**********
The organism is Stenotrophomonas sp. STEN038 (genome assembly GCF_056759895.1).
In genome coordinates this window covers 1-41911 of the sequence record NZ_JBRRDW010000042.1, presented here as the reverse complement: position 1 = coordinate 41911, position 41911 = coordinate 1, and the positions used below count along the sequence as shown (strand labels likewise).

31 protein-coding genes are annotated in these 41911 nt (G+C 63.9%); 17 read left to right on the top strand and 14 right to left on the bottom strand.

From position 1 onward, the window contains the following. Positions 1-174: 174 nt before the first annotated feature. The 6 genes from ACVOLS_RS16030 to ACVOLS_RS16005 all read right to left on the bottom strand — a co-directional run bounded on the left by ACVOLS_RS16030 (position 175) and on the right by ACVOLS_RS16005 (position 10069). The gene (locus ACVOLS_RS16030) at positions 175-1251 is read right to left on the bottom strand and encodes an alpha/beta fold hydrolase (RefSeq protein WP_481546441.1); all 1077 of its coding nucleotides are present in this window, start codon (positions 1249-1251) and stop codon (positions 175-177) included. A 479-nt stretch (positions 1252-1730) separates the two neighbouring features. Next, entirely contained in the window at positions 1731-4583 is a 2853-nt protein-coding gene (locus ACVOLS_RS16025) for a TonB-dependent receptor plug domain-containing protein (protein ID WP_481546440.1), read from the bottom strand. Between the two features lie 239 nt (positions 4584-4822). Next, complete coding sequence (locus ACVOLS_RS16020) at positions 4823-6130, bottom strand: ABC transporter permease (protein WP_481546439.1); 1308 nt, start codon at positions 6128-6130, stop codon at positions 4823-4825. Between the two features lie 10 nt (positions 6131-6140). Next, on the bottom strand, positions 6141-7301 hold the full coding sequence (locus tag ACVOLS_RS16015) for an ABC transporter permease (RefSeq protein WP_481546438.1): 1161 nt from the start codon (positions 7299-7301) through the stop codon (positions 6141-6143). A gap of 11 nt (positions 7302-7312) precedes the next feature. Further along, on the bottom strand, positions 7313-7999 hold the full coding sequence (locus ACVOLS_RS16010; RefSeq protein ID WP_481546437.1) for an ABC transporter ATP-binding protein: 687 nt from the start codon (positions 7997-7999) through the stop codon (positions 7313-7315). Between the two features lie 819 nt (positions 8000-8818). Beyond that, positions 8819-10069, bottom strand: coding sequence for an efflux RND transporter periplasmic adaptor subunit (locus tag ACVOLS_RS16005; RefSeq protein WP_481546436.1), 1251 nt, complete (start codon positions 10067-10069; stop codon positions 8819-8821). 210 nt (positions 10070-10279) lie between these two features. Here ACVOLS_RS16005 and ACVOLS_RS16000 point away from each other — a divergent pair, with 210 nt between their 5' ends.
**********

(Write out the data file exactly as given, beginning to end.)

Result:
The organism is Stenotrophomonas sp. STEN038 (genome assembly GCF_056759895.1).
In genome coordinates this window covers 1-41911 of the sequence record NZ_JBRRDW010000042.1, presented here as the reverse complement: position 1 = coordinate 41911, position 41911 = coordinate 1, and the positions used below count along the sequence as shown (strand labels likewise).

31 protein-coding genes are annotated in these 41911 nt (G+C 63.9%); 17 read left to right on the top strand and 14 right to left on the bottom strand.

From position 1 onward, the window contains the following. Positions 1-174: 174 nt before the first annotated feature. The 6 genes from ACVOLS_RS16030 to ACVOLS_RS16005 all read right to left on the bottom strand — a co-directional run bounded on the left by ACVOLS_RS16030 (position 175) and on the right by ACVOLS_RS16005 (position 10069). The gene (locus ACVOLS_RS16030) at positions 175-1251 is read right to left on the bottom strand and encodes an alpha/beta fold hydrolase (RefSeq protein WP_481546441.1); all 1077 of its coding nucleotides are present in this window, start codon (positions 1249-1251) and stop codon (positions 175-177) included. A 479-nt stretch (positions 1252-1730) separates the two neighbouring features. Next, entirely contained in the window at positions 1731-4583 is a 2853-nt protein-coding gene (locus ACVOLS_RS16025) for a TonB-dependent receptor plug domain-containing protein (protein ID WP_481546440.1), read from the bottom strand. Between the two features lie 239 nt (positions 4584-4822). Next, complete coding sequence (locus ACVOLS_RS16020) at positions 4823-6130, bottom strand: ABC transporter permease (protein WP_481546439.1); 1308 nt, start codon at positions 6128-6130, stop codon at positions 4823-4825. Between the two features lie 10 nt (positions 6131-6140). Next, on the bottom strand, positions 6141-7301 hold the full coding sequence (locus tag ACVOLS_RS16015) for an ABC transporter permease (RefSeq protein WP_481546438.1): 1161 nt from the start codon (positions 7299-7301) through the stop codon (positions 6141-6143). A gap of 11 nt (positions 7302-7312) precedes the next feature. Further along, on the bottom strand, positions 7313-7999 hold the full coding sequence (locus ACVOLS_RS16010; RefSeq protein ID WP_481546437.1) for an ABC transporter ATP-binding protein: 687 nt from the start codon (positions 7997-7999) through the stop codon (positions 7313-7315). Between the two features lie 819 nt (positions 8000-8818). Beyond that, positions 8819-10069, bottom strand: coding sequence for an efflux RND transporter periplasmic adaptor subunit (locus tag ACVOLS_RS16005; RefSeq protein WP_481546436.1), 1251 nt, complete (start codon positions 10067-10069; stop codon positions 8819-8821). 210 nt (positions 10070-10279) lie between these two features. Here ACVOLS_RS16005 and ACVOLS_RS16000 point away from each other — a divergent pair, with 210 nt between their 5' ends.